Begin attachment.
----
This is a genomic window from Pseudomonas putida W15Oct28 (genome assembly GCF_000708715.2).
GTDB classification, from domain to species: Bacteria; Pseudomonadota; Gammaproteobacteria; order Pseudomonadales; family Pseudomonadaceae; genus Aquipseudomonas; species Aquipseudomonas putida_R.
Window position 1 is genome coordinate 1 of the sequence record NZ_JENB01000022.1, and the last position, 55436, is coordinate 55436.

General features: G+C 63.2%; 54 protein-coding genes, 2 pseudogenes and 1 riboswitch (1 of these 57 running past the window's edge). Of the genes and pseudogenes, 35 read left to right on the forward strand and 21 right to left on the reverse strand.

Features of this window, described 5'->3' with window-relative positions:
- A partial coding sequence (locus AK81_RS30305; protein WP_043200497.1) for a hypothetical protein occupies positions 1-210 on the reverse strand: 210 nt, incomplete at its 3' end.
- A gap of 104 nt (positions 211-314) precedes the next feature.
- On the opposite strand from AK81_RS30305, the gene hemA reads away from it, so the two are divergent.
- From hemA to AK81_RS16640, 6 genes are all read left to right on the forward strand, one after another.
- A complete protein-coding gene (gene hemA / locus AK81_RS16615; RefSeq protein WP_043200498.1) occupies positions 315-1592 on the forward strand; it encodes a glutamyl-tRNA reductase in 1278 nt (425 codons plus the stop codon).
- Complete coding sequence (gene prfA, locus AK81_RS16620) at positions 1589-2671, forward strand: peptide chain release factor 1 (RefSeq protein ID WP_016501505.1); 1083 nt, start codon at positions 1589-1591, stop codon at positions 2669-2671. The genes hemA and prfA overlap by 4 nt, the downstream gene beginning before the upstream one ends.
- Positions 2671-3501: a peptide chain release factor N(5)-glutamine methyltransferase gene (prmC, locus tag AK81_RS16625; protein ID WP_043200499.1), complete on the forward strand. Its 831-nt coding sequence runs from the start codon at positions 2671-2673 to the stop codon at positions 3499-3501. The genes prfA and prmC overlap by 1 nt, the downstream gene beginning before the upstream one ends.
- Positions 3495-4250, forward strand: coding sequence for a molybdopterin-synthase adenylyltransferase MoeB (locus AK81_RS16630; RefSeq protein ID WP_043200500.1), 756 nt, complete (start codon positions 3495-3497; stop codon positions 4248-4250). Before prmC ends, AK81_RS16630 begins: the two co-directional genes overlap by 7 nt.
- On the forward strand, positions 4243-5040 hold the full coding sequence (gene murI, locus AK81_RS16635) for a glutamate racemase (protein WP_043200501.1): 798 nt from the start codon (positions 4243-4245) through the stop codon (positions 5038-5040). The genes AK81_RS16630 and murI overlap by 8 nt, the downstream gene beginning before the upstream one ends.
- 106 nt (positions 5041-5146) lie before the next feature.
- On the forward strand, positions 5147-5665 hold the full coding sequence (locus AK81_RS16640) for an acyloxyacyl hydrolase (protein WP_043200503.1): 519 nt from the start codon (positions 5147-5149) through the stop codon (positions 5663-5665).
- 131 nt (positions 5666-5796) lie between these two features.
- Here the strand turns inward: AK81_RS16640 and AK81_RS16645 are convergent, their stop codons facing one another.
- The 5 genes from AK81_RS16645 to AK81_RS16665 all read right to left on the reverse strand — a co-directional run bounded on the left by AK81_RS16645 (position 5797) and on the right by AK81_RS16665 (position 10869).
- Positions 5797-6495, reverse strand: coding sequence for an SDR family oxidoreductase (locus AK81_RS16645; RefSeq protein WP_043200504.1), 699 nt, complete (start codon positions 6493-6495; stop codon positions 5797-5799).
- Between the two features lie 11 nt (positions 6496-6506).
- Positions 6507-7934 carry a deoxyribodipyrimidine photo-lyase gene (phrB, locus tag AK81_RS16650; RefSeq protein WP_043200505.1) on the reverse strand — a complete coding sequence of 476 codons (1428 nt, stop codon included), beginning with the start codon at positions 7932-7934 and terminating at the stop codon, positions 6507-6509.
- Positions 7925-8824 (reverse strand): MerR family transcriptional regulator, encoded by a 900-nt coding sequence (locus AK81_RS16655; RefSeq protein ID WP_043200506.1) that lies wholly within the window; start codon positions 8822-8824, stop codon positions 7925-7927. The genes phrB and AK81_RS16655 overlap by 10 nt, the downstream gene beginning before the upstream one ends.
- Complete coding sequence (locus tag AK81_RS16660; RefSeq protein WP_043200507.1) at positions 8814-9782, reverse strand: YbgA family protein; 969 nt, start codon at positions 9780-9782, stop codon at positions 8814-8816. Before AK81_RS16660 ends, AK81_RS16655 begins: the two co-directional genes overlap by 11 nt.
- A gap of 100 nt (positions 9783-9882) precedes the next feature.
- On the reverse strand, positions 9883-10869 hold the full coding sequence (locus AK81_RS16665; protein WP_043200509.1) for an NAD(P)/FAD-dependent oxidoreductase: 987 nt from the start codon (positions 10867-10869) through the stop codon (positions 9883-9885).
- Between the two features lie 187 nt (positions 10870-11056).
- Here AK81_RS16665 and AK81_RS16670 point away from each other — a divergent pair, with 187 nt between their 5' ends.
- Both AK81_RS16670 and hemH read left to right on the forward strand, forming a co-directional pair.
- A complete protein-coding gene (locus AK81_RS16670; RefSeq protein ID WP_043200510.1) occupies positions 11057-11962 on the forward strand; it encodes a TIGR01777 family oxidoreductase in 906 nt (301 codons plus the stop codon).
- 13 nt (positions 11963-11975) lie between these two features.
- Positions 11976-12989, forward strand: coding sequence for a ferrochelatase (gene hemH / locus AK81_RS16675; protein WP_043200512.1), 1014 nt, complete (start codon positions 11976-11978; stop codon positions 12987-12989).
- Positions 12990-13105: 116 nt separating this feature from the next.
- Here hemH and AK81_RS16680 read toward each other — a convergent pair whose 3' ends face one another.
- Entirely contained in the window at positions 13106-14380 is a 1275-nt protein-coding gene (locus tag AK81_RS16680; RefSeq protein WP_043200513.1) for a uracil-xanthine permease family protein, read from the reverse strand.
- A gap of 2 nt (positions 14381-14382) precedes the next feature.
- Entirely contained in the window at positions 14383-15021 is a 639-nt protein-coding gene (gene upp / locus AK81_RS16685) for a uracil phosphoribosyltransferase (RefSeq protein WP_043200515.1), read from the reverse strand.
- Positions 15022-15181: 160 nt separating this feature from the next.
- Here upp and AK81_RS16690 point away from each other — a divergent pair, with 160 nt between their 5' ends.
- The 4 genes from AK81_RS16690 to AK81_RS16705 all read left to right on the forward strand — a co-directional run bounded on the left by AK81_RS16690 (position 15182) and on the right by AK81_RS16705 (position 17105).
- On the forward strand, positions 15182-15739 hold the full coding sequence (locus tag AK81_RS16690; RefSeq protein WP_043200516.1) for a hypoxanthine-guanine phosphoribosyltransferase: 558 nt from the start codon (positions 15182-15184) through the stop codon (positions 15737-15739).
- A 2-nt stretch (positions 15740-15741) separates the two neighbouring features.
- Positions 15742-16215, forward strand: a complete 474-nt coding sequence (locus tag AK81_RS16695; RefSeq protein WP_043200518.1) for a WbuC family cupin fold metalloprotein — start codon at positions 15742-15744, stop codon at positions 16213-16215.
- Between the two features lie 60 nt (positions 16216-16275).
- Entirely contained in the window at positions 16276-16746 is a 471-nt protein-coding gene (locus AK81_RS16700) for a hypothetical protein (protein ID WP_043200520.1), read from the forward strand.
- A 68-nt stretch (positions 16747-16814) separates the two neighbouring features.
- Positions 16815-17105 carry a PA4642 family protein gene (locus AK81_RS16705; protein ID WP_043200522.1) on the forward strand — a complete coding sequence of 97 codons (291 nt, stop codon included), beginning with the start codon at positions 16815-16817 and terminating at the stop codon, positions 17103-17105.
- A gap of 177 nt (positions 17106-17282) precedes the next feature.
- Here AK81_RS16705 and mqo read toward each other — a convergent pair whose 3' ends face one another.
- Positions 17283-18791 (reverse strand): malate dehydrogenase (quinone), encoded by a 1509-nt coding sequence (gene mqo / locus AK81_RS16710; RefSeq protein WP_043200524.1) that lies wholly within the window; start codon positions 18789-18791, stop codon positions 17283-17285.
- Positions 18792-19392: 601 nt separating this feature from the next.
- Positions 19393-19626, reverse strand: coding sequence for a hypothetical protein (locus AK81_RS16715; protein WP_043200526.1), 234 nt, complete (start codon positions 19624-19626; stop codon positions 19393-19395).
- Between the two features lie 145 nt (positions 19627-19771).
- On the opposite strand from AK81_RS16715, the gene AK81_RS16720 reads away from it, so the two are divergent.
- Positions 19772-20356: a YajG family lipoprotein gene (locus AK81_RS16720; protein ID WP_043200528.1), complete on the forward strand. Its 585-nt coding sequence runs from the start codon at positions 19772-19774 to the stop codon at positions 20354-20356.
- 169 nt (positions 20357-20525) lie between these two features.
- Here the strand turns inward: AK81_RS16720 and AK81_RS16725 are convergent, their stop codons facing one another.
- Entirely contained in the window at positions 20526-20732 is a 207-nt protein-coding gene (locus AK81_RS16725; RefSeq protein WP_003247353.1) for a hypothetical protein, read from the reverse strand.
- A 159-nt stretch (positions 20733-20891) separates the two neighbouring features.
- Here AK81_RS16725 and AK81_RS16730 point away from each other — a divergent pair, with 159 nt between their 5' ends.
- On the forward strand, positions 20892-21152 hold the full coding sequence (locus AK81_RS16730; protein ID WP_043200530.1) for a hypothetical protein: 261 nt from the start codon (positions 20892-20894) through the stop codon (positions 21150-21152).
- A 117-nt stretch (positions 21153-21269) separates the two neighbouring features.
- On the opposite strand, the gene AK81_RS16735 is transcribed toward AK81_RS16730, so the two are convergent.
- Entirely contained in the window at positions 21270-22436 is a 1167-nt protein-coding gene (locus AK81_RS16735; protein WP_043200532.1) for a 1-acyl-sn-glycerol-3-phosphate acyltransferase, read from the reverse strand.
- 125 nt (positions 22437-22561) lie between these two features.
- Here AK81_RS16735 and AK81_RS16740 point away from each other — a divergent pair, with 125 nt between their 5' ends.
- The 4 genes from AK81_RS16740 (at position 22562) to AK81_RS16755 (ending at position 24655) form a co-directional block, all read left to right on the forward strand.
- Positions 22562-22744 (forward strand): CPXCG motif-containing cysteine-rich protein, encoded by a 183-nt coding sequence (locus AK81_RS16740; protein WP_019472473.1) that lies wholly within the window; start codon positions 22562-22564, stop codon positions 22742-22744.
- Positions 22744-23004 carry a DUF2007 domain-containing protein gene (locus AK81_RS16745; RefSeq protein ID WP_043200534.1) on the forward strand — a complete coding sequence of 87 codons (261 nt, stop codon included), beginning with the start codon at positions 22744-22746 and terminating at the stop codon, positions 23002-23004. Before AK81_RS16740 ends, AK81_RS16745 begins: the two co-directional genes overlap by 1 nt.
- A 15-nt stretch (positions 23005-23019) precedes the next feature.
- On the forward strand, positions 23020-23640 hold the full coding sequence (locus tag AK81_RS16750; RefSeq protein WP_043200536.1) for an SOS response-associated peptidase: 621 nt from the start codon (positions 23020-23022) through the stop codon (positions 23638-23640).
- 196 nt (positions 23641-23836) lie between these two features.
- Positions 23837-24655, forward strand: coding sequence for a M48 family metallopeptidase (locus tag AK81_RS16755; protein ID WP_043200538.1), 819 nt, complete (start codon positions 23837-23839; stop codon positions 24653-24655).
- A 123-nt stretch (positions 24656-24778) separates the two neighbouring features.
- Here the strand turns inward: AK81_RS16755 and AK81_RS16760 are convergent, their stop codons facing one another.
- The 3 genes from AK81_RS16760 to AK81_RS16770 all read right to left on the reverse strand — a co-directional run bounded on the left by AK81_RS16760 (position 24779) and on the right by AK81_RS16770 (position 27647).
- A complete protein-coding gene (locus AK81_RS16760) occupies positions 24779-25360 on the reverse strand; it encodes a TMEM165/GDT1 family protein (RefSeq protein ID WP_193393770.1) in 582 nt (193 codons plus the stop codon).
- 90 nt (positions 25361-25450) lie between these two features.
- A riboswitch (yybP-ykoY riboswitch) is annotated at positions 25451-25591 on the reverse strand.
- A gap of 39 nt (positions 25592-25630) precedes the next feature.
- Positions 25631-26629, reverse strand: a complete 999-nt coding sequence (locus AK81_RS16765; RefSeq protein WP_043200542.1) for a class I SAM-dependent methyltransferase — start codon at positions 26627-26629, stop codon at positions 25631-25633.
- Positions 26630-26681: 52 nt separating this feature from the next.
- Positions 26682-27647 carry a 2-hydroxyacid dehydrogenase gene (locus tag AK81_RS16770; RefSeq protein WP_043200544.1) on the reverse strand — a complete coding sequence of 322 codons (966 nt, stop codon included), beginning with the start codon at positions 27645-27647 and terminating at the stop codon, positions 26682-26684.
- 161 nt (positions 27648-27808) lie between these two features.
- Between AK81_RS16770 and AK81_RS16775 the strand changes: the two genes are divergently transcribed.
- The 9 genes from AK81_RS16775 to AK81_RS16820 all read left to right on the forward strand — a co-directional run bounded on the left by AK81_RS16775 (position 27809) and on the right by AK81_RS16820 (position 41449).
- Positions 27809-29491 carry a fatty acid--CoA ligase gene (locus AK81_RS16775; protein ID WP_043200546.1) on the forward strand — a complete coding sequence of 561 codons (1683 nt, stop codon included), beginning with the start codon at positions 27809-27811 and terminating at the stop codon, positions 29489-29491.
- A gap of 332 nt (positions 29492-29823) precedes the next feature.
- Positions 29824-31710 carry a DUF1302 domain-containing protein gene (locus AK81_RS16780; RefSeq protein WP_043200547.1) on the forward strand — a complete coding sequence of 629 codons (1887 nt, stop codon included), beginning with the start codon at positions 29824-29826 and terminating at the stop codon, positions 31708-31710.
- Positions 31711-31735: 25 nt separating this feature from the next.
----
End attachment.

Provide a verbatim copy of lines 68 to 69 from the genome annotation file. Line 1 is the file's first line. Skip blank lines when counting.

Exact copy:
- Positions 22562-22744 (forward strand): CPXCG motif-containing cysteine-rich protein, encoded by a 183-nt coding sequence (locus AK81_RS16740; protein WP_019472473.1) that lies wholly within the window; start codon positions 22562-22564, stop codon positions 22742-22744.
- Positions 22744-23004 carry a DUF2007 domain-containing protein gene (locus AK81_RS16745; RefSeq protein ID WP_043200534.1) on the forward strand — a complete coding sequence of 87 codons (261 nt, stop codon included), beginning with the start codon at positions 22744-22746 and terminating at the stop codon, positions 23002-23004. Before AK81_RS16740 ends, AK81_RS16745 begins: the two co-directional genes overlap by 1 nt.